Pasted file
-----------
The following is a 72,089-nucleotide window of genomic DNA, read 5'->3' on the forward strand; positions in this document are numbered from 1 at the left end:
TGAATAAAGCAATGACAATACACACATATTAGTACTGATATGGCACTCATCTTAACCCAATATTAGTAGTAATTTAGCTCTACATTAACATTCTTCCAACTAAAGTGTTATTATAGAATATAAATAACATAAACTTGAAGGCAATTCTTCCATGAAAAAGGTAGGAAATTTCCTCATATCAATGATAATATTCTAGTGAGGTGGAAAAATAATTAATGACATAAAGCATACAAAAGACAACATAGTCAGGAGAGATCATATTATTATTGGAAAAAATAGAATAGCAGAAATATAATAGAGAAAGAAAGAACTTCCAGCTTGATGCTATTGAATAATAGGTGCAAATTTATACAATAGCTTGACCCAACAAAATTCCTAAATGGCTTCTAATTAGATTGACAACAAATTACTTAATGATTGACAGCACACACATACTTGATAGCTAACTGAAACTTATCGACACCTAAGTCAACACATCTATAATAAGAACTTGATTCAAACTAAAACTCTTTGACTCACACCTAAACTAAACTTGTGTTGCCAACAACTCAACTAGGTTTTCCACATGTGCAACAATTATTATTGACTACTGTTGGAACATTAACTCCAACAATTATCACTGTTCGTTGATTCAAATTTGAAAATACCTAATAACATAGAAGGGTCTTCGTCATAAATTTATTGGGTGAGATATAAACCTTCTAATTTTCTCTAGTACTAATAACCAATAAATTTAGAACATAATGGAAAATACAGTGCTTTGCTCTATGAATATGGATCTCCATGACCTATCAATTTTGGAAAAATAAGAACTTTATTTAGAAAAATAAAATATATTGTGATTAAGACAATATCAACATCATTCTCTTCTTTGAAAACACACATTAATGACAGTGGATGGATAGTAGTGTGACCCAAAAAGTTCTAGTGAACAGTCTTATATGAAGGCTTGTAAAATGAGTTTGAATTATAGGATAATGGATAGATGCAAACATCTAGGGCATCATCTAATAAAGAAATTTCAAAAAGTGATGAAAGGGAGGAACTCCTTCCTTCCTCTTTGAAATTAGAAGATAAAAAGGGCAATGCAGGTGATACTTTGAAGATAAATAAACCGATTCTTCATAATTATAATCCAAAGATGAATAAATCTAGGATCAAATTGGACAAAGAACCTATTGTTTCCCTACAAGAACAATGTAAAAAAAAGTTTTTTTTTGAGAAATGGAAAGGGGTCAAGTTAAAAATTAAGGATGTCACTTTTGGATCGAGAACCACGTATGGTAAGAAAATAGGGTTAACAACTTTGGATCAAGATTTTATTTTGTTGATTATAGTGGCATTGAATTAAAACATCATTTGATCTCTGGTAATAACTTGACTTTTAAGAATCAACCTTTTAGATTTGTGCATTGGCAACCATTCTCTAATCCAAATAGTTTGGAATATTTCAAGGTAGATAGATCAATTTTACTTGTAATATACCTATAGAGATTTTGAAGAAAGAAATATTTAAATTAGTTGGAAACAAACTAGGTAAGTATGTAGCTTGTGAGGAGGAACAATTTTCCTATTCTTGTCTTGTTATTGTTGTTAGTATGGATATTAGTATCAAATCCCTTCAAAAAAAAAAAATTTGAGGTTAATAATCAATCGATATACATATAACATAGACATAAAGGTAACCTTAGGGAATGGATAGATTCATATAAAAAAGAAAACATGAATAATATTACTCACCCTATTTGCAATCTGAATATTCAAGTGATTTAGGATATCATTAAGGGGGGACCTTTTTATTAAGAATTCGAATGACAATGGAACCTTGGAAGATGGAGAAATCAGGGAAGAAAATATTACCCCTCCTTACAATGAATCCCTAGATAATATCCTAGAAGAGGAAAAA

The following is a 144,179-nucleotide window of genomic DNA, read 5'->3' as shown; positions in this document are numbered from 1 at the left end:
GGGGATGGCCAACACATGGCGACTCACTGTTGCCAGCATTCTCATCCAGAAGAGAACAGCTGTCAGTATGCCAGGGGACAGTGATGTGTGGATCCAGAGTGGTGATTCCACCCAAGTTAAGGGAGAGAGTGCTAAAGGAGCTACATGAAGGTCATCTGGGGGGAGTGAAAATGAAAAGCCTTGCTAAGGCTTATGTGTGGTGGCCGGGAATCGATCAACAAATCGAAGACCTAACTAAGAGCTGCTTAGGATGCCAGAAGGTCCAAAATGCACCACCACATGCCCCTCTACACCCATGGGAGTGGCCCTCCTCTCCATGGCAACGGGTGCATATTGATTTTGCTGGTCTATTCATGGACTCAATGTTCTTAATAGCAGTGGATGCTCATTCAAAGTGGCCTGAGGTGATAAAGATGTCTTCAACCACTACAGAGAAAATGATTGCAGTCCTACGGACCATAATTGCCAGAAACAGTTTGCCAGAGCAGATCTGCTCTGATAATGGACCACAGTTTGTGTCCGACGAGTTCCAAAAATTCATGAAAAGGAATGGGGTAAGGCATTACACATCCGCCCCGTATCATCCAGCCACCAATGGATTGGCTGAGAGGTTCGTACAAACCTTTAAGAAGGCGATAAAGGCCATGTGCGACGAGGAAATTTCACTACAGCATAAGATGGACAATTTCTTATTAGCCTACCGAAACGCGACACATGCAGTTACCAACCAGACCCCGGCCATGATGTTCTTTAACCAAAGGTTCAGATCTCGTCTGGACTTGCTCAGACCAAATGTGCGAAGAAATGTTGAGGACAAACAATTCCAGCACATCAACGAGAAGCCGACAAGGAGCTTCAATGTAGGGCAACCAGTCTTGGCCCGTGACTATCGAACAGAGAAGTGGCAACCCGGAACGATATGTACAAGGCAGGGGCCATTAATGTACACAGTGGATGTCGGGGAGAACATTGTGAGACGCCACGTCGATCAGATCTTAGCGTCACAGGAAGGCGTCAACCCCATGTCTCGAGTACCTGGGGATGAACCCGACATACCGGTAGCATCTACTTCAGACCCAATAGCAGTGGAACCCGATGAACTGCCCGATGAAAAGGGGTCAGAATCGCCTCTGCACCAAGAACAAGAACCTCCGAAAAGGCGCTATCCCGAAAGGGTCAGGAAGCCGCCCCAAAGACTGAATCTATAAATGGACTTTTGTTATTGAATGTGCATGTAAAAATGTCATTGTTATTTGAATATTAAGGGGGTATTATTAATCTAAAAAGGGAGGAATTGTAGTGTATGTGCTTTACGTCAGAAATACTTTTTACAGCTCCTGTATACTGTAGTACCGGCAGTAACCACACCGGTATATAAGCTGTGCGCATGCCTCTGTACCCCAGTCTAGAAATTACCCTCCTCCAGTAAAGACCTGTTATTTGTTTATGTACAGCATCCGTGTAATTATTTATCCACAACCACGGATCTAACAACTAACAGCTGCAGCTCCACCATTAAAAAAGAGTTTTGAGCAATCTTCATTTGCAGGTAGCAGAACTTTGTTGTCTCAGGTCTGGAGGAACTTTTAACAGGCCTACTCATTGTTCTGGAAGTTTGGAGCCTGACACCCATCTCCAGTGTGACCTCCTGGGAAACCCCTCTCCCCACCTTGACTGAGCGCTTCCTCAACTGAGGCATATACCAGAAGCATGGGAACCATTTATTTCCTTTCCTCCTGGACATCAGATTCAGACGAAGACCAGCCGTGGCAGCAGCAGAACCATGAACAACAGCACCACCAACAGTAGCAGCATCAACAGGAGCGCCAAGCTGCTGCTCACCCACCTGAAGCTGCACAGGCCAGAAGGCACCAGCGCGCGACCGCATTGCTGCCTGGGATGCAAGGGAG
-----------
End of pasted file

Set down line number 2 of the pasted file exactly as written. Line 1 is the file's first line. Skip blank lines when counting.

TGAATAAAGCAATGACAATACACACATATTAGTACTGATATGGCACTCATCTTAACCCAATATTAGTAGTAATTTAGCTCTACATTAACATTCTTCCAACTAAAGTGTTATTATAGAATATAAATAACATAAACTTGAAGGCAATTCTTCCATGAAAAAGGTAGGAAATTTCCTCATATCAATGATAATATTCTAGTGAGGTGGAAAAATAATTAATGACATAAAGCATACAAAAGACAACATAGTCAGGAGAGATCATATTATTATTGGAAAAAATAGAATAGCAGAAATATAATAGAGAAAGAAAGAACTTCCAGCTTGATGCTATTGAATAATAGGTGCAAATTTATACAATAGCTTGACCCAACAAAATTCCTAAATGGCTTCTAATTAGATTGACAACAAATTACTTAATGATTGACAGCACACACATACTTGATAGCTAACTGAAACTTATCGACACCTAAGTCAACACATCTATAATAAGAACTTGATTCAAACTAAAACTCTTTGACTCACACCTAAACTAAACTTGTGTTGCCAACAACTCAACTAGGTTTTCCACATGTGCAACAATTATTATTGACTACTGTTGGAACATTAACTCCAACAATTATCACTGTTCGTTGATTCAAATTTGAAAATACCTAATAACATAGAAGGGTCTTCGTCATAAATTTATTGGGTGAGATATAAACCTTCTAATTTTCTCTAGTACTAATAACCAATAAATTTAGAACATAATGGAAAATACAGTGCTTTGCTCTATGAATATGGATCTCCATGACCTATCAATTTTGGAAAAATAAGAACTTTATTTAGAAAAATAAAATATATTGTGATTAAGACAATATCAACATCATTCTCTTCTTTGAAAACACACATTAATGACAGTGGATGGATAGTAGTGTGACCCAAAAAGTTCTAGTGAACAGTCTTATATGAAGGCTTGTAAAATGAGTTTGAATTATAGGATAATGGATAGATGCAAACATCTAGGGCATCATCTAATAAAGAAATTTCAAAAAGTGATGAAAGGGAGGAACTCCTTCCTTCCTCTTTGAAATTAGAAGATAAAAAGGGCAATGCAGGTGATACTTTGAAGATAAATAAACCGATTCTTCATAATTATAATCCAAAGATGAATAAATCTAGGATCAAATTGGACAAAGAACCTATTGTTTCCCTACAAGAACAATGTAAAAAAAAGTTTTTTTTTGAGAAATGGAAAGGGGTCAAGTTAAAAATTAAGGATGTCACTTTTGGATCGAGAACCACGTATGGTAAGAAAATAGGGTTAACAACTTTGGATCAAGATTTTATTTTGTTGATTATAGTGGCATTGAATTAAAACATCATTTGATCTCTGGTAATAACTTGACTTTTAAGAATCAACCTTTTAGATTTGTGCATTGGCAACCATTCTCTAATCCAAATAGTTTGGAATATTTCAAGGTAGATAGATCAATTTTACTTGTAATATACCTATAGAGATTTTGAAGAAAGAAATATTTAAATTAGTTGGAAACAAACTAGGTAAGTATGTAGCTTGTGAGGAGGAACAATTTTCCTATTCTTGTCTTGTTATTGTTGTTAGTATGGATATTAGTATCAAATCCCTTCAAAAAAAAAAAATTTGAGGTTAATAATCAATCGATATACATATAACATAGACATAAAGGTAACCTTAGGGAATGGATAGATTCATATAAAAAAGAAAACATGAATAATATTACTCACCCTATTTGCAATCTGAATATTCAAGTGATTTAGGATATCATTAAGGGGGGACCTTTTTATTAAGAATTCGAATGACAATGGAACCTTGGAAGATGGAGAAATCAGGGAAGAAAATATTACCCCTCCTTACAATGAATCCCTAGATAATATCCTAGAAGAGGAAAAA